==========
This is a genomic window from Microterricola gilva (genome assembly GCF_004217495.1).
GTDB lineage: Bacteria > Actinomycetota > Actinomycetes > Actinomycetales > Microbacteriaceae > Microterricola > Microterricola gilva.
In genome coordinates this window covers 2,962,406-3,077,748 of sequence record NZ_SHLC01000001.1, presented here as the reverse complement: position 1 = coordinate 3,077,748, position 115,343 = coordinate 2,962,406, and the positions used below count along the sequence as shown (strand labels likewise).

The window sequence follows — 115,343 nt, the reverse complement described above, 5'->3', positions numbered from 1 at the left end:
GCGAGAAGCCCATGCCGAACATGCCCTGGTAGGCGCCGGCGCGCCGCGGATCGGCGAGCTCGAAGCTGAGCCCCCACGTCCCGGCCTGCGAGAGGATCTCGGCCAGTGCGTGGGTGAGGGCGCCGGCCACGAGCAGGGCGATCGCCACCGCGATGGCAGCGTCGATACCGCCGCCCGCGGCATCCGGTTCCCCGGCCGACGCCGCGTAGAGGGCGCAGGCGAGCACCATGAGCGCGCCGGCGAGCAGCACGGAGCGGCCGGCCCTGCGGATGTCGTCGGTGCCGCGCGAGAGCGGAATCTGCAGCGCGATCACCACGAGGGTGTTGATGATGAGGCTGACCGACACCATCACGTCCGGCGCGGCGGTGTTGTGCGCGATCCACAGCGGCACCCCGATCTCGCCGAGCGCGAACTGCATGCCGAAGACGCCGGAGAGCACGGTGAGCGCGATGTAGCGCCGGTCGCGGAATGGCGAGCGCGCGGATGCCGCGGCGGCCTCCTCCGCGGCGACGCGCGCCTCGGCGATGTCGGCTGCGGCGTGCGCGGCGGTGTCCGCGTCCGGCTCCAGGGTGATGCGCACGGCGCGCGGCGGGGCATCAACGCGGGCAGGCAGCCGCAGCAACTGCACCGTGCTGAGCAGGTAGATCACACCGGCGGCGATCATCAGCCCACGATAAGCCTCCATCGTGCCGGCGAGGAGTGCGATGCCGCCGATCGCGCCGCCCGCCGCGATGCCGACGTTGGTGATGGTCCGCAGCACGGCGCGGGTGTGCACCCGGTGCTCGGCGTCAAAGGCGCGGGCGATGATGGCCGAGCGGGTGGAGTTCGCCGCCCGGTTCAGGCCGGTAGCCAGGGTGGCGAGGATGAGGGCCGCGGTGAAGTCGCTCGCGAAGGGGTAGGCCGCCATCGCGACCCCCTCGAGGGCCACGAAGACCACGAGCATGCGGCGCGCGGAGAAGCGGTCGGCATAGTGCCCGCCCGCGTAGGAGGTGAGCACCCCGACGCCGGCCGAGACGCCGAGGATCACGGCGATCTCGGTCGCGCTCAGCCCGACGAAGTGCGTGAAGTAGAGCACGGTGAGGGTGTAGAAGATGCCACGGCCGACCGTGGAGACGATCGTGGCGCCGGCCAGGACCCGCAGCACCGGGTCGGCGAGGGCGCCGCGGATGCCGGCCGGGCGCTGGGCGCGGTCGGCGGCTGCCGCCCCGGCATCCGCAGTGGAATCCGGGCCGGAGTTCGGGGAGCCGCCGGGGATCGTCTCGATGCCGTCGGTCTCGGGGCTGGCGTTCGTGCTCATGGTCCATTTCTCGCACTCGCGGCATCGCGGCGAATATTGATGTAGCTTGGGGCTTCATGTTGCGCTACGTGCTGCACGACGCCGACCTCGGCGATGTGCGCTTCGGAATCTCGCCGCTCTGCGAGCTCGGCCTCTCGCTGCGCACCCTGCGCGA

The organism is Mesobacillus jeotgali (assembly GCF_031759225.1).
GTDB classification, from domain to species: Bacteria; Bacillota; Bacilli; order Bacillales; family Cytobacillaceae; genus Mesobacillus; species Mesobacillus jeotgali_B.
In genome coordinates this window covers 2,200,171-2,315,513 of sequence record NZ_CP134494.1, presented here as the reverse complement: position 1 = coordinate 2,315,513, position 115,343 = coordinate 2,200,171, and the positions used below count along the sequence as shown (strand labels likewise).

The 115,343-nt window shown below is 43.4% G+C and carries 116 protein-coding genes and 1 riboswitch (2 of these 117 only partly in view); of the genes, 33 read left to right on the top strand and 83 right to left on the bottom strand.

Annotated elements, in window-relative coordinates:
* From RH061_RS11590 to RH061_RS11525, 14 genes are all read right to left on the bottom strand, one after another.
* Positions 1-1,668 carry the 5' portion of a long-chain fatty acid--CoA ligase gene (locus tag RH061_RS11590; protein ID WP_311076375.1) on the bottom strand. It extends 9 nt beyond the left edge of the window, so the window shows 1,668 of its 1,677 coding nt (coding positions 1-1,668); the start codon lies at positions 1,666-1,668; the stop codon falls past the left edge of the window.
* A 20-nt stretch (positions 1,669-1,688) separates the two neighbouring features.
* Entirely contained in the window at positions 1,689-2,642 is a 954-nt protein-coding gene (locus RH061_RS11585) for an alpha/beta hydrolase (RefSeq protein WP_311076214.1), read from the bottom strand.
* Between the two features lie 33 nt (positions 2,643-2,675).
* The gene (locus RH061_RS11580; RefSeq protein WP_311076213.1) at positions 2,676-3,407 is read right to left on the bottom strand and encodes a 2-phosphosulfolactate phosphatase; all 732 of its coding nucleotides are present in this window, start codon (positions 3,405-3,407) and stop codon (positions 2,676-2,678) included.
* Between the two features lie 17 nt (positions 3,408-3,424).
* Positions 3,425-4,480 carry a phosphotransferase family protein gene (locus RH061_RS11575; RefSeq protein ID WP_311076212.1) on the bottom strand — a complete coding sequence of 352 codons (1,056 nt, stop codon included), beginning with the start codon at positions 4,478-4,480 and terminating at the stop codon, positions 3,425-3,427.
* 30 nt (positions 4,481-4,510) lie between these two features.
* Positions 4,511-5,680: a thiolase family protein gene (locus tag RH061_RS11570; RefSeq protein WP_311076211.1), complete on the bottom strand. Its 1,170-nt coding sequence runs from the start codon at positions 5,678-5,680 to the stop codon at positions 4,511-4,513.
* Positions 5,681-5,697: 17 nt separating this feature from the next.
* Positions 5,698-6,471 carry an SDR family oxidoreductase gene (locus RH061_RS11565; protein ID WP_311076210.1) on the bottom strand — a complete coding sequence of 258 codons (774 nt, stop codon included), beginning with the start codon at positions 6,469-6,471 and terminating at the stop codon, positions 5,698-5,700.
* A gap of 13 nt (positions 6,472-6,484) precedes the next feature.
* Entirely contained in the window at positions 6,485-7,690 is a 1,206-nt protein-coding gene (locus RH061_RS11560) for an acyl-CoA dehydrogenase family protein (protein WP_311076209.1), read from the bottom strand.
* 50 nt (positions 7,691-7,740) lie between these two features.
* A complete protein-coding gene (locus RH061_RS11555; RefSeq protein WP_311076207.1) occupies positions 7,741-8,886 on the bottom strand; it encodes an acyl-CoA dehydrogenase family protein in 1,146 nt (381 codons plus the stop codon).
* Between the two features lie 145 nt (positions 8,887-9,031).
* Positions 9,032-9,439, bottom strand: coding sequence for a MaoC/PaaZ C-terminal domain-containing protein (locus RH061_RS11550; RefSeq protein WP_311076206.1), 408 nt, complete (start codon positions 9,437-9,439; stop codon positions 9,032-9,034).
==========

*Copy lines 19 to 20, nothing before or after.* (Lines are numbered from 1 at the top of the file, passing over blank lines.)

* 30 nt (positions 4,481-4,510) lie between these two features.
* Positions 4,511-5,680: a thiolase family protein gene (locus tag RH061_RS11570; RefSeq protein WP_311076211.1), complete on the bottom strand. Its 1,170-nt coding sequence runs from the start codon at positions 5,678-5,680 to the stop codon at positions 4,511-4,513.